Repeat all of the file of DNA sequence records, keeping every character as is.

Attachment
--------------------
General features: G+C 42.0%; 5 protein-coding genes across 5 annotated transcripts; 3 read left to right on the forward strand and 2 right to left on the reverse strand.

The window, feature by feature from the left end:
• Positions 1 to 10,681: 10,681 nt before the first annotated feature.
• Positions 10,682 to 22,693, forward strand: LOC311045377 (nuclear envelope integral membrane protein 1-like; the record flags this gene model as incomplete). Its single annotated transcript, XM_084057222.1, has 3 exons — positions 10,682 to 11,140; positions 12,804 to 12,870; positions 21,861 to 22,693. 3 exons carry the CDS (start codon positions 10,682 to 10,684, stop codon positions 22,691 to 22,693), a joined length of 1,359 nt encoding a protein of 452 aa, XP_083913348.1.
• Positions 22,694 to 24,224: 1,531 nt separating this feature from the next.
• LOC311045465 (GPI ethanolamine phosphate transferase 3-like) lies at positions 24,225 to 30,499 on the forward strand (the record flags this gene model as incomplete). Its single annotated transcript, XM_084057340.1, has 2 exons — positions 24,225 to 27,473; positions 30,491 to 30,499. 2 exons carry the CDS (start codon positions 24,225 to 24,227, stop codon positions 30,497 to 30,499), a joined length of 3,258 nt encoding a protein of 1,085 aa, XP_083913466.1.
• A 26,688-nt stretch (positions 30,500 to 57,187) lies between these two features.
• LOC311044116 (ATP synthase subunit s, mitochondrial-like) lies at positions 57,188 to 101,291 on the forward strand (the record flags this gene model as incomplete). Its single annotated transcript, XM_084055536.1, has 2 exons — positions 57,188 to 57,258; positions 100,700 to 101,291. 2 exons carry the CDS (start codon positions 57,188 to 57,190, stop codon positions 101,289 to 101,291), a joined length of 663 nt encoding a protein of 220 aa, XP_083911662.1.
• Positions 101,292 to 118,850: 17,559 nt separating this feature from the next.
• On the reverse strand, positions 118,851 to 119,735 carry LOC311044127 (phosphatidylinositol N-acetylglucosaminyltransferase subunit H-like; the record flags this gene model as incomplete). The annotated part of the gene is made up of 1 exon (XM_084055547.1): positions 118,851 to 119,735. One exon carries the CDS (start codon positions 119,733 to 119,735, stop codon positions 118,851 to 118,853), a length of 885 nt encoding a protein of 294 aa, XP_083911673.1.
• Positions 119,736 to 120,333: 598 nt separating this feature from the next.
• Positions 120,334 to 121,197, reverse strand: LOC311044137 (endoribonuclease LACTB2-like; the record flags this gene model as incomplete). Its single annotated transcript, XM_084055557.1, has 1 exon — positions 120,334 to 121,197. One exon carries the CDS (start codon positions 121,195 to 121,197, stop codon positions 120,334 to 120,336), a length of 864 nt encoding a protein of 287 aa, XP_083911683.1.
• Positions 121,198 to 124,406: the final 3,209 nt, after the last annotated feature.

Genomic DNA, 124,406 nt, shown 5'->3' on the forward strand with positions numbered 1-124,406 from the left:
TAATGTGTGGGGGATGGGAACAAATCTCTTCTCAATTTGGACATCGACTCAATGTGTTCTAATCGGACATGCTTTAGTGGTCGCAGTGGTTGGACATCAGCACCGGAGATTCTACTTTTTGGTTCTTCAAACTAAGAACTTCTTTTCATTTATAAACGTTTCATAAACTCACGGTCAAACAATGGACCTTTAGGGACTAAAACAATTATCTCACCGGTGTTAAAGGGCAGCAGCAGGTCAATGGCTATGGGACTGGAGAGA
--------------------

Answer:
General features: G+C 42.0%; 5 protein-coding genes across 5 annotated transcripts; 3 read left to right on the forward strand and 2 right to left on the reverse strand.

The window, feature by feature from the left end:
• Positions 1 to 10,681: 10,681 nt before the first annotated feature.
• Positions 10,682 to 22,693, forward strand: LOC311045377 (nuclear envelope integral membrane protein 1-like; the record flags this gene model as incomplete). Its single annotated transcript, XM_084057222.1, has 3 exons — positions 10,682 to 11,140; positions 12,804 to 12,870; positions 21,861 to 22,693. 3 exons carry the CDS (start codon positions 10,682 to 10,684, stop codon positions 22,691 to 22,693), a joined length of 1,359 nt encoding a protein of 452 aa, XP_083913348.1.
• Positions 22,694 to 24,224: 1,531 nt separating this feature from the next.
• LOC311045465 (GPI ethanolamine phosphate transferase 3-like) lies at positions 24,225 to 30,499 on the forward strand (the record flags this gene model as incomplete). Its single annotated transcript, XM_084057340.1, has 2 exons — positions 24,225 to 27,473; positions 30,491 to 30,499. 2 exons carry the CDS (start codon positions 24,225 to 24,227, stop codon positions 30,497 to 30,499), a joined length of 3,258 nt encoding a protein of 1,085 aa, XP_083913466.1.
• A 26,688-nt stretch (positions 30,500 to 57,187) lies between these two features.
• LOC311044116 (ATP synthase subunit s, mitochondrial-like) lies at positions 57,188 to 101,291 on the forward strand (the record flags this gene model as incomplete). Its single annotated transcript, XM_084055536.1, has 2 exons — positions 57,188 to 57,258; positions 100,700 to 101,291. 2 exons carry the CDS (start codon positions 57,188 to 57,190, stop codon positions 101,289 to 101,291), a joined length of 663 nt encoding a protein of 220 aa, XP_083911662.1.
• Positions 101,292 to 118,850: 17,559 nt separating this feature from the next.
• On the reverse strand, positions 118,851 to 119,735 carry LOC311044127 (phosphatidylinositol N-acetylglucosaminyltransferase subunit H-like; the record flags this gene model as incomplete). The annotated part of the gene is made up of 1 exon (XM_084055547.1): positions 118,851 to 119,735. One exon carries the CDS (start codon positions 119,733 to 119,735, stop codon positions 118,851 to 118,853), a length of 885 nt encoding a protein of 294 aa, XP_083911673.1.
• Positions 119,736 to 120,333: 598 nt separating this feature from the next.
• Positions 120,334 to 121,197, reverse strand: LOC311044137 (endoribonuclease LACTB2-like; the record flags this gene model as incomplete). Its single annotated transcript, XM_084055557.1, has 1 exon — positions 120,334 to 121,197. One exon carries the CDS (start codon positions 121,195 to 121,197, stop codon positions 120,334 to 120,336), a length of 864 nt encoding a protein of 287 aa, XP_083911683.1.
• Positions 121,198 to 124,406: the final 3,209 nt, after the last annotated feature.

Genomic DNA, 124,406 nt, shown 5'->3' on the forward strand with positions numbered 1-124,406 from the left:
TAATGTGTGGGGGATGGGAACAAATCTCTTCTCAATTTGGACATCGACTCAATGTGTTCTAATCGGACATGCTTTAGTGGTCGCAGTGGTTGGACATCAGCACCGGAGATTCTACTTTTTGGTTCTTCAAACTAAGAACTTCTTTTCATTTATAAACGTTTCATAAACTCACGGTCAAACAATGGACCTTTAGGGACTAAAACAATTATCTCACCGGTGTTAAAGGGCAGCAGCAGGTCAATGGCTATGGGACTGGAGAGA